Vegetation is continuously changing in time and space. The changes may be autogenic, driven by the properties of the component plant species, or allogenic, driven by external factors. Allogenic change may be a result of gradual changes in environment, but more often results from disturbance events, and the way vegetation responds will be very dependent upon the disturbance history (Miles, 1979). The term disturbance is used in ecology to refer to the partial or complete reduction of biomass due to some external factors and does not include natural mortality or decay processes. Typical causes of disturbance are grazing, cutting, fire, and frost. Disturbance can also be defined as an event that causes a significant change from the normal pattern in an ecological system (Forman and Godron, 1986), but the problem with this relative definition of disturbance stems from the difficulty of defining the “normal” range of conditions for an ecosystem (White and Harrod, 1997). This is why an absolute definition requiring measures of real change is more appropriate for a mechanistic modelling approach. This was the option made by Waring and Running (1998), for example, who defined disturbance in a forest as any factor that brings about a significant reduction in the overstory leaf area index for a period of more than one year. Grubb (1985) reviewed the concept of disturbance and distinguished vegetation resilience 'in situ' and 'by migration' (Grubb and Hopkins, 1986), referring to the regeneration capacity of surviving individuals in the disturbed area and recolonisation from neighbouring areas respectively. In the simplest case of one type of disturbance on a homogeneous site the disturbance regime can be generally described by its frequency and its intensity. However, if intensity is associated with biomass accumulated, as in the case of fire, there is an inverse relationship between intensity and frequency. These considerations were very well established for fire regimes in North America (see for instance Heinselman 1978) and in Europe (e.g. Angelstam 1997). Therefore the simplest way to describe a fire regime is to determine the average time between disturbances (years) or conversely, the mean frequency of the disturbance (expressed in year –1). This paper focuses only on fire and grazing. Henderson and Keit (2002) performed a canonical correspondence analysis on the sources of variation in shrub composition of eucalypt forests which showed that fire and grazing accounted for more variation than the combination of all other environmental and spatial variables. Although they are perhaps the two most important sources of disturbance, they differ very much in character; the former causes an abrupt discontinuity in the system while the latter is characterised by a gradual and continuous process of selective biomass removal.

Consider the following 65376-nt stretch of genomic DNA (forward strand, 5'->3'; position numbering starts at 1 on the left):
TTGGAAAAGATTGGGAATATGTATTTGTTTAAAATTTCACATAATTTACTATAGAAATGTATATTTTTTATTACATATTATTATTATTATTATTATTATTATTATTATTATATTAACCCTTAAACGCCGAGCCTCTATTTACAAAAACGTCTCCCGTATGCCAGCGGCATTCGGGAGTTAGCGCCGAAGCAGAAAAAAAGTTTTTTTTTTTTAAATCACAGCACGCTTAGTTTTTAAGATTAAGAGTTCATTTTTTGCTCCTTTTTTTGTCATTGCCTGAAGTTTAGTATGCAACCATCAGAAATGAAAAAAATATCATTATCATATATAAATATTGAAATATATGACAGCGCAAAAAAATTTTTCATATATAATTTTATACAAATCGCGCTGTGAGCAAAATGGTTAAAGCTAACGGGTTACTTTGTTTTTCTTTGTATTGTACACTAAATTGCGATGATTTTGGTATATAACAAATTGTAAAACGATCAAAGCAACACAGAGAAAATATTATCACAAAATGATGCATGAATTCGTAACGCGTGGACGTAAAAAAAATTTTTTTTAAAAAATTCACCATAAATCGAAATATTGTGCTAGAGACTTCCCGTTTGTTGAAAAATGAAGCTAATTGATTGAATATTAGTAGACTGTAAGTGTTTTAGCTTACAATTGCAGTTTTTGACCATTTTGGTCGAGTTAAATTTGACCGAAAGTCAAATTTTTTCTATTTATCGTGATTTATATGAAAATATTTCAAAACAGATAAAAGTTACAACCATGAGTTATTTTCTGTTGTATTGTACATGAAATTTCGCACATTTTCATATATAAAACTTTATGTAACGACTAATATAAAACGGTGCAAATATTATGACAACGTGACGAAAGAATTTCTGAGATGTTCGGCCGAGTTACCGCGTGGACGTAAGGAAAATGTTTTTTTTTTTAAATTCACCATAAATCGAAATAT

Ecosystem Modelling: Vegetation and Disturbance